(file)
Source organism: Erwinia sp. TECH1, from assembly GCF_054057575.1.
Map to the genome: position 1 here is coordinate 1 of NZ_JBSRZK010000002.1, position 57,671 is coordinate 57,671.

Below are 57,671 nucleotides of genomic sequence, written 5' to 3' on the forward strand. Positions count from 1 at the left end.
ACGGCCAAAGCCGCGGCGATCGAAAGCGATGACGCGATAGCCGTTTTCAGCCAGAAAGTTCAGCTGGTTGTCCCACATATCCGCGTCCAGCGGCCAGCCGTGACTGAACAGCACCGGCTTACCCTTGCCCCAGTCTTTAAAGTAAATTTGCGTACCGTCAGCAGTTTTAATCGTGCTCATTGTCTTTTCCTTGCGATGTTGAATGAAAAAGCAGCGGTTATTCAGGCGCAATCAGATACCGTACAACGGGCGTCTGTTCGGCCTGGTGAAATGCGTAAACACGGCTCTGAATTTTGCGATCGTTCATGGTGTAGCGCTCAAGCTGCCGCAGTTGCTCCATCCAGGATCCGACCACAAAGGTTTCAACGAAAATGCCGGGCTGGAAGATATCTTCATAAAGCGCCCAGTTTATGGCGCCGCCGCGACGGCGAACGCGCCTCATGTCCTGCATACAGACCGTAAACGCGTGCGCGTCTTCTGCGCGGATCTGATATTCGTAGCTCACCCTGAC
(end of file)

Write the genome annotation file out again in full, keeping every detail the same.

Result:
Source organism: Erwinia sp. TECH1, from assembly GCF_054057575.1.
Map to the genome: position 1 here is coordinate 1 of NZ_JBSRZK010000002.1, position 57,671 is coordinate 57,671.

Below are 57,671 nucleotides of genomic sequence, written 5' to 3' on the forward strand. Positions count from 1 at the left end.
ACGGCCAAAGCCGCGGCGATCGAAAGCGATGACGCGATAGCCGTTTTCAGCCAGAAAGTTCAGCTGGTTGTCCCACATATCCGCGTCCAGCGGCCAGCCGTGACTGAACAGCACCGGCTTACCCTTGCCCCAGTCTTTAAAGTAAATTTGCGTACCGTCAGCAGTTTTAATCGTGCTCATTGTCTTTTCCTTGCGATGTTGAATGAAAAAGCAGCGGTTATTCAGGCGCAATCAGATACCGTACAACGGGCGTCTGTTCGGCCTGGTGAAATGCGTAAACACGGCTCTGAATTTTGCGATCGTTCATGGTGTAGCGCTCAAGCTGCCGCAGTTGCTCCATCCAGGATCCGACCACAAAGGTTTCAACGAAAATGCCGGGCTGGAAGATATCTTCATAAAGCGCCCAGTTTATGGCGCCGCCGCGACGGCGAACGCGCCTCATGTCCTGCATACAGACCGTAAACGCGTGCGCGTCTTCTGCGCGGATCTGATATTCGTAGCTCACCCTGAC